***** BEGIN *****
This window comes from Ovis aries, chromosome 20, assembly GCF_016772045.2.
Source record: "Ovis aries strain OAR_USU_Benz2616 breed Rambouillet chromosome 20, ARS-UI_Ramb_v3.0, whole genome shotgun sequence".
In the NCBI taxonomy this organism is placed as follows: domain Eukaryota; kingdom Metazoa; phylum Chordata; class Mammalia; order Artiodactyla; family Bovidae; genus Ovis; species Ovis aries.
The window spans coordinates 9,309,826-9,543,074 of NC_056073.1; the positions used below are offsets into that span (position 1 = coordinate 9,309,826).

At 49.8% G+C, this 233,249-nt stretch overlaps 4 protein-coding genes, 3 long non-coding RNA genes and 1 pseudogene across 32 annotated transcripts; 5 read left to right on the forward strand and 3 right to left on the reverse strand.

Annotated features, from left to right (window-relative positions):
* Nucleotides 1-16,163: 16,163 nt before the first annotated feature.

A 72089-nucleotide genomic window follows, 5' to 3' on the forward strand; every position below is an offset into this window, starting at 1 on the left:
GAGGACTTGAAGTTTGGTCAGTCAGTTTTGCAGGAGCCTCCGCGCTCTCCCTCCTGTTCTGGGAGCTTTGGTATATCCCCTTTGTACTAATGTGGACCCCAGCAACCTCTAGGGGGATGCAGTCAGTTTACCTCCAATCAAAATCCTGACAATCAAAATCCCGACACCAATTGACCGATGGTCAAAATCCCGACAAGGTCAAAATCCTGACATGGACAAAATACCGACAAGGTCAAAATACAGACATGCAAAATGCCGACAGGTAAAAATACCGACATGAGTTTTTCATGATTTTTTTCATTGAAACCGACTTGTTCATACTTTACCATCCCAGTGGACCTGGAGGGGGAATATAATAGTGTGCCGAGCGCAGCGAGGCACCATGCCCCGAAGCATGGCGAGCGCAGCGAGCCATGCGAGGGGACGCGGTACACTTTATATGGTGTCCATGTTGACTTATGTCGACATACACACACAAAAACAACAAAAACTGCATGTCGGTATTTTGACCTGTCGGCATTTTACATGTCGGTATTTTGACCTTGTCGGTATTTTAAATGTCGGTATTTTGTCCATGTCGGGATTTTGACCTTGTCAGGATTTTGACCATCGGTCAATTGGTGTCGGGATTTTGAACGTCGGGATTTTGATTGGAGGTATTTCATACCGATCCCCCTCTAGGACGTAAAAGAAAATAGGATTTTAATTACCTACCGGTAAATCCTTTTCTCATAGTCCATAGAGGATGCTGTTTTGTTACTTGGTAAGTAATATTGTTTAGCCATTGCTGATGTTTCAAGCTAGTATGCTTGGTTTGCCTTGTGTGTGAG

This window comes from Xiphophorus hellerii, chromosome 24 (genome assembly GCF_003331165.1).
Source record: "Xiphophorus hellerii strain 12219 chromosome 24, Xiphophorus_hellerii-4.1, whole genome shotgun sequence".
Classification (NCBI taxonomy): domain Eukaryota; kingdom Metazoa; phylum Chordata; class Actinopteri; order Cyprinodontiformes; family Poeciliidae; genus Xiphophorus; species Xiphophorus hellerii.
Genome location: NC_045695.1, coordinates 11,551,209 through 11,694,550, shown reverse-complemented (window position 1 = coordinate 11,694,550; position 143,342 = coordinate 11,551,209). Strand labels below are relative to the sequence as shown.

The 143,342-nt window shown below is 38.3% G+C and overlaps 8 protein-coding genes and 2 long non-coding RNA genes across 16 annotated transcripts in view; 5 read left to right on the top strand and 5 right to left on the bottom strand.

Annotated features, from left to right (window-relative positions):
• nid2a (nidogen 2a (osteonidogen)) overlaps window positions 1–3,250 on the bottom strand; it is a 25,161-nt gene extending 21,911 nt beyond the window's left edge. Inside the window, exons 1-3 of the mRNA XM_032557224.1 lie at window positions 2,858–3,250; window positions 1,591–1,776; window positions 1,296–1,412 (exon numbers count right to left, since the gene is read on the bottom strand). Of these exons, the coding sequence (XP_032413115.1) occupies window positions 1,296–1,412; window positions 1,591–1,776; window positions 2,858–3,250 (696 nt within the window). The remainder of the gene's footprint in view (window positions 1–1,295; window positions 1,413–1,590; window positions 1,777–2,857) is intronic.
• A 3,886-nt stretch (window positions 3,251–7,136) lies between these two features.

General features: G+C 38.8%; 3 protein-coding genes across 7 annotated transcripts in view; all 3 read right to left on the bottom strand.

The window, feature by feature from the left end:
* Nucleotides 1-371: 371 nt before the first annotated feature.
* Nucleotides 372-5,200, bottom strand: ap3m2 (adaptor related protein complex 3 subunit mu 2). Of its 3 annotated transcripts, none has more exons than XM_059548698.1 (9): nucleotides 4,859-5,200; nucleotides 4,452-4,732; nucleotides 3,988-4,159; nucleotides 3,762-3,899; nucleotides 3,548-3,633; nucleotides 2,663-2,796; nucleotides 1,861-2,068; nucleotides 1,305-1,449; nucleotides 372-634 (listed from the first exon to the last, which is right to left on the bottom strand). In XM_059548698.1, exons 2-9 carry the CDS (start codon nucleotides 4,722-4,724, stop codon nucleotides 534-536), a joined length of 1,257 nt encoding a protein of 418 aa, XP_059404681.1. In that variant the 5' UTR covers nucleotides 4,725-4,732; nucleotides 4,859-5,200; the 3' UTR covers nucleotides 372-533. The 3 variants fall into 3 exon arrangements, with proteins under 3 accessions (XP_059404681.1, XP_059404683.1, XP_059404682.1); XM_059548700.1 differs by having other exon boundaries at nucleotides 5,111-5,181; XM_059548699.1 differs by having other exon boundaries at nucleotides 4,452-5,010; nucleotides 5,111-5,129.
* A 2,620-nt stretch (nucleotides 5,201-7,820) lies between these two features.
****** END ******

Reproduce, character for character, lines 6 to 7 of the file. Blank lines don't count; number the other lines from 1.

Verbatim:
Annotated features, from left to right (window-relative positions):
* Nucleotides 1-16,163: 16,163 nt before the first annotated feature.